AGVs (Automated Guided Vehicles) and AGCs (Automated Guided Carts) are both automated material handling equipment, utilizing similar operational components and navigation methods.
Each versatile and can offer as much flexibility as their intended design allows to move a load from point A to point B. In short, an AGC is a type of AGV but is intended for lighter loads by virtue of its small chassis and low profile.
Automated Guided Vehicles (AGVS)
An AGV is a mobile robot that may utilize one or more different navigational methods, and uses computer-control, to move loads and materials. They are most often used in industrial applications to move materials around a manufacturing facility or a warehouse. There are many different types of AGVs, including: AMR, Tugger, Forklift, Unit Load, AGC and more. AGVs are designed to suit a multitude of applications, industries, environments, and load capacities, sometimes exceeding an impressive 250,000 lbs.
Automated Guided Carts (AGCs)
An AGC is typically designed to move carts by positioning themselves underneath and using a pin hook mechanism to attach itself to the cart. They can also be designed to move under a cart so that the cart can be lifted. In this case, the AGC supports the weight of the load on its own. A few general guidelines that identify an AGC include:
- Maximum load capacity typically around 1,000 lbs.
- Average maximum speed of 40 m/min (130 ft/min – 1570 inch/min).
- Small chassis and low profile to fit under carts, racks, and trolleys.
It is important to note that though typical, the features mentioned above are constantly being exceeded by advances in technology. Today, you can find AGCs that are faster, more reliable, and have higher load capacities. Early AGCs were primary users of magnetic tape navigation, a type of navigation that is quickly becoming outdated, though it is still considered reliable and price competitive. New generation AGCs are quickly adopting more modern methods of navigation such as SLAM or LiDAR.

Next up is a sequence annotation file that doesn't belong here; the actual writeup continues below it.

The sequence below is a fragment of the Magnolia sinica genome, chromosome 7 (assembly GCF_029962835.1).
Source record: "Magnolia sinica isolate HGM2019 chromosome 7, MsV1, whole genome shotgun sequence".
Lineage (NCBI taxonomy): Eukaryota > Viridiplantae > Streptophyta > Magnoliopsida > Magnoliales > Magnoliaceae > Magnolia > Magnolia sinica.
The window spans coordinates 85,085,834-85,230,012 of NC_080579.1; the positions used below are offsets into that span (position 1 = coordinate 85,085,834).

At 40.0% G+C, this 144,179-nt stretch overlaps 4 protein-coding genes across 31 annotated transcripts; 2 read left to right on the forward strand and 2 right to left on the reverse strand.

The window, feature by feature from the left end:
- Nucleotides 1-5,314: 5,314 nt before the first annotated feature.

When Is It Appropriate to Use an AGC?
To decide if an AGC is what your material handling process needs, one must consider the application. AGCs are most often used to move components from storage areas to assembly and production lines, and then to remove finish goods from the end of the line. These vehicles are typically designed for “easy” tasks in simple loop circuits. However, with technology improvements, today you can design AGCs to complete more complex activities. Keep in mind there is a fine line. The more complex the activity or load capacity requirements, the more you start to enter the world of “other” AGVs, where perhaps a different vehicle type is in order. If you need a vehicle to move a 60,000 lb. aluminum coil for example, then an AGC is not appropriate.
The best way to decide which vehicle type you may need is to consult with an AGV supplier. AGVs can be extremely complex, and there are several deciding factors that need to be calculated in the decision-making process to determine the best mobile automation technology for the application. To help you with this, a supplier will look at things like:
- Layout, height clearance, tolerance, humidity and temperature, lighting, air flow.
- Load type: Pallet, container, roll, crate, tub, rack, box.
- Dimension, weight, fork pockets, stability.
- Wheel load, friction, incline.
The list can go on as the supplier will look for environmental, load, transport, floor, racking, equipment requirements, specifications and more. To learn more, we encourage you check out this Assembly Line AGV. This AGV can be designed like an AGC with new generation technology. This vehicle offers a simple and cost-effective solution for many assembly lines. Transbotics has extensive experience in both AGV’s and AGC’s.
Get in touch with an AGV specialist today, to begin exploring the best automation technologies for your material handling application.